- Introduction: The introduction of an argumentative essay requires major attention and an elaborate discussion. In this paragraph, a background on the topic should be given for making the reader aware of what you are going to address in this essay. Some of the questions that will enhance your introduction after inclusion are:
- What makes this topic so important?
- How does the topic affect others, including me?
- What to do about the issue?
- Include thesis statements in favor of the argument in the introduction as well.
- Supporting Paragraphs: The supporting paragraphs combine to form the major part of the essay's body. In the first supporting paragraph, the main argument should be presented that supports the writer's thesis. In the second supporting paragraph, the writer has to address the second argument to support their thesis. These paragraphs should include details, facts, statistics, examples, quotes, etc. that will support the writer's argument.
- Counterargument: The counterargument is the second last paragraph in the essay situated just before the conclusion. In this paragraph, the writer has to imagine an objection to what the writer has been writing to establish earlier. It is like the other party addressing the motion in a debate. Where all along with the essay you have been stating your one point of view, now you have to imagine the issue from a different perspective. This can be achieved by looking at your topic and your stated points from the view of a critique.
- Conclusion: The major points of the essay must be used to summarize the entire essay in the concluding paragraph. The conclusion is one of the most significant paragraphs of the essay, and it required tremendous thought and attention while being formulated. The connection of the thesis with the body of the essay must be re-established in the conclusion. The main idea behind the issue discussed in the essay must be upheld in the last sentence of the conclusion paragraph in a clear and compelling tone.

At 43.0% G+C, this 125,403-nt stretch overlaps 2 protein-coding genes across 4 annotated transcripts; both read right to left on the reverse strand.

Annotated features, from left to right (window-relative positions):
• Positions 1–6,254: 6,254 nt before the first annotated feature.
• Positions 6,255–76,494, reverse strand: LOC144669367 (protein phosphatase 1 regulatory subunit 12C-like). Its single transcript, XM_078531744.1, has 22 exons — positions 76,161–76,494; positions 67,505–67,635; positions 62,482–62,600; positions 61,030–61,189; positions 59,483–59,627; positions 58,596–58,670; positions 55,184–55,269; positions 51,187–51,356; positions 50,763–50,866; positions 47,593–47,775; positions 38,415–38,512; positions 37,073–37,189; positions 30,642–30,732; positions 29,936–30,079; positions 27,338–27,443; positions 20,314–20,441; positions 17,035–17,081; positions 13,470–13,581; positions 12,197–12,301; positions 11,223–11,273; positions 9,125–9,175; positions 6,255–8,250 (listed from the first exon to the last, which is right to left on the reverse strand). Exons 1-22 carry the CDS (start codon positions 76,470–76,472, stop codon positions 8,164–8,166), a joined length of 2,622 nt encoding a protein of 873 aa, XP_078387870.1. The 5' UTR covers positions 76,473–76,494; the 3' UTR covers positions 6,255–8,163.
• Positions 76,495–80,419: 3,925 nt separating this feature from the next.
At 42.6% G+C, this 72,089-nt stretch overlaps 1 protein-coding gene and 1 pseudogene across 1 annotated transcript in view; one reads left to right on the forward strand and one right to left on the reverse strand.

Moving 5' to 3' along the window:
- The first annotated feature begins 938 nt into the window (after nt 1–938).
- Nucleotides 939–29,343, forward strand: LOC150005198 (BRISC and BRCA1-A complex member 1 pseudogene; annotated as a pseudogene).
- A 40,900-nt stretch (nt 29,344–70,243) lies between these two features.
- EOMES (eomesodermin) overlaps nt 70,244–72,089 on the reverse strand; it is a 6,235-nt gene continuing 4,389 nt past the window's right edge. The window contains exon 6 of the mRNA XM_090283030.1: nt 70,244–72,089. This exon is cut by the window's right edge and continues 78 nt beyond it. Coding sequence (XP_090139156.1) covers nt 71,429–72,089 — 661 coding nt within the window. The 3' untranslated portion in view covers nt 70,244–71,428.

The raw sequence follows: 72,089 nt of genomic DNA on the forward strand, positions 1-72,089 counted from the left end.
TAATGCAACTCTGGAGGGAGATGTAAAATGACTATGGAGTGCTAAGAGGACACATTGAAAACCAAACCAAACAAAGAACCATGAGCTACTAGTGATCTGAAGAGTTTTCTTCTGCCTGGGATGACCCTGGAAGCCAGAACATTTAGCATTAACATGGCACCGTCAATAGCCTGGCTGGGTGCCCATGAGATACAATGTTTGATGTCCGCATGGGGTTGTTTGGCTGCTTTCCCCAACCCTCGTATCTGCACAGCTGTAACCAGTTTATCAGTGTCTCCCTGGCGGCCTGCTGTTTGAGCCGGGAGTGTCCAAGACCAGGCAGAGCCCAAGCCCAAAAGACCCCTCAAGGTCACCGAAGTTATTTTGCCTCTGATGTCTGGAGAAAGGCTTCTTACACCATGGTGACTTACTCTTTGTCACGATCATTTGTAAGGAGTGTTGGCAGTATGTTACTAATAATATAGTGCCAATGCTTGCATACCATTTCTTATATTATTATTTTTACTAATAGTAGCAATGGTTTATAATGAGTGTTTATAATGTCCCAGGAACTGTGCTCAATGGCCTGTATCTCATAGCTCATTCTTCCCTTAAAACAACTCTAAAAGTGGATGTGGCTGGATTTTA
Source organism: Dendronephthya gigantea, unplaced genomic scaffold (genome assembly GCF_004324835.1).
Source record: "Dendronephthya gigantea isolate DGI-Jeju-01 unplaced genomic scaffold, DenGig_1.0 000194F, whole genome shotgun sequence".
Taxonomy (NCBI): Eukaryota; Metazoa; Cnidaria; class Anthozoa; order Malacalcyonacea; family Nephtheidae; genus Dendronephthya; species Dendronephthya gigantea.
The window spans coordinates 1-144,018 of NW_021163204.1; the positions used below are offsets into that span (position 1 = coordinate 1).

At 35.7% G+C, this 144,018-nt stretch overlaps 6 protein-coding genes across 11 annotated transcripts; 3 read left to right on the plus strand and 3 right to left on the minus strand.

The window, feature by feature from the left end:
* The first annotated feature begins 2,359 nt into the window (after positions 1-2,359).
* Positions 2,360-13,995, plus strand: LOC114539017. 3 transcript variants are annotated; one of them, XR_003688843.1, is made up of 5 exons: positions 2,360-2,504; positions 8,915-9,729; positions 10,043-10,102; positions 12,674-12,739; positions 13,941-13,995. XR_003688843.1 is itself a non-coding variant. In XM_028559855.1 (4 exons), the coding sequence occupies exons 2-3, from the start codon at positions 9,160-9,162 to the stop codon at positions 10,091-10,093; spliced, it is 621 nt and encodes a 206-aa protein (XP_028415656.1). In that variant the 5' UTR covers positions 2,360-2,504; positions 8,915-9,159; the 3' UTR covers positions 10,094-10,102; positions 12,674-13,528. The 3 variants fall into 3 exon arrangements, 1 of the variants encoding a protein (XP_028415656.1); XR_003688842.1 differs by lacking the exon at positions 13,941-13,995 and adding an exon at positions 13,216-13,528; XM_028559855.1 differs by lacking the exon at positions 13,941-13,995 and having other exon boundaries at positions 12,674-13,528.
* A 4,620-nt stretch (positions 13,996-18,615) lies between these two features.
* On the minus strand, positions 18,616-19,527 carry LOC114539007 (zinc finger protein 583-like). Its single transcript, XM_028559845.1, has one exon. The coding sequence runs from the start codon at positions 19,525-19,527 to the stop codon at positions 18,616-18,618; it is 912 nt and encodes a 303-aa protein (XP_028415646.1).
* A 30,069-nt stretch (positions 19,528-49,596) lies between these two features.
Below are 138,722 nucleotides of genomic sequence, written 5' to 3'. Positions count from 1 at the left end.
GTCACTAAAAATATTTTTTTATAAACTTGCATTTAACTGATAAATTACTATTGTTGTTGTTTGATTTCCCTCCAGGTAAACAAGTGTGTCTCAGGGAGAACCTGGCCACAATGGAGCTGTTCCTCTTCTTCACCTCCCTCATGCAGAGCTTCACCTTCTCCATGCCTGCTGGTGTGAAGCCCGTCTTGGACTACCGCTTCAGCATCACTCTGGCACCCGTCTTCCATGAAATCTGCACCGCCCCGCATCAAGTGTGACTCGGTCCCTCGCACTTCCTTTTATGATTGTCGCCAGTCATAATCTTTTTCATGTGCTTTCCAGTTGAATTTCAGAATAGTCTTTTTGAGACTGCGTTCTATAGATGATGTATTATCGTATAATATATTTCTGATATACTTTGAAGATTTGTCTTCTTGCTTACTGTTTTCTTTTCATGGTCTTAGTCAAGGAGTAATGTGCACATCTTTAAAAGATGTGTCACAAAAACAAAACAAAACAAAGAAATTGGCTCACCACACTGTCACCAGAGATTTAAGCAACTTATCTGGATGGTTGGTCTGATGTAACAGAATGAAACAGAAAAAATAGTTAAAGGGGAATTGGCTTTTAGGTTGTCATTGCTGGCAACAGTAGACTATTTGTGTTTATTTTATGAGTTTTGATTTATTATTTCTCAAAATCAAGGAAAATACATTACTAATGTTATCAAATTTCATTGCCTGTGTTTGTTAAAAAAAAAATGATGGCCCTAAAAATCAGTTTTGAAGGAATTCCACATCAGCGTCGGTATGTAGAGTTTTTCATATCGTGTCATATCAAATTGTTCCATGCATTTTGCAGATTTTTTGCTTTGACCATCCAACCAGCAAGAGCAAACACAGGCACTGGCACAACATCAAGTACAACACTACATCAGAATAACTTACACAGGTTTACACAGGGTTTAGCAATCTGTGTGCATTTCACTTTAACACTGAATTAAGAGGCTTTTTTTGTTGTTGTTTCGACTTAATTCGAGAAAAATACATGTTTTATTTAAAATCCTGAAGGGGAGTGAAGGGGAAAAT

- Fill In The Blanks: This step cannot be attempted unless the previous step of providing a well-developed outline is fulfilled. It is only then you can start writing in the blanks with relevant and well-researched information. While filling those gaps up you need to consider the strategy you are approaching from the options Classical, Rogerian or Toulmin.
- Edit: After finishing your essay, it is essential you read it thoroughly for potential edits that have the potential to improve your essay. Also, notice whether your essay ticks of all the following check-box points.
- Is the topic chosen a good one for anyone to argue in favour of or against?
- Were you able to convey your arguments well?
- Were the arguments backed up by examples and researches?
- Was a well-written counterargument also presented in the essay?
- Did the conclusion convey a compelling idea about the future of the topic chosen?
Argumentative Essay Writing Format
While writing an argumentative essay, the essay structure should be held together in the following format:
- A compact, crisp introductory paragraph with a well-defined thesis statement present in the introductory paragraph itself: In the first paragraph of an argumentative essay, the student should outline the topic and provide valuable information to understand your point of view. Why the topic is important to be discussed should be explained by the author. Next, the student should finally present the thesis statement. In one sentence, students should provide a concise one-sentence summary of the highlight of their point.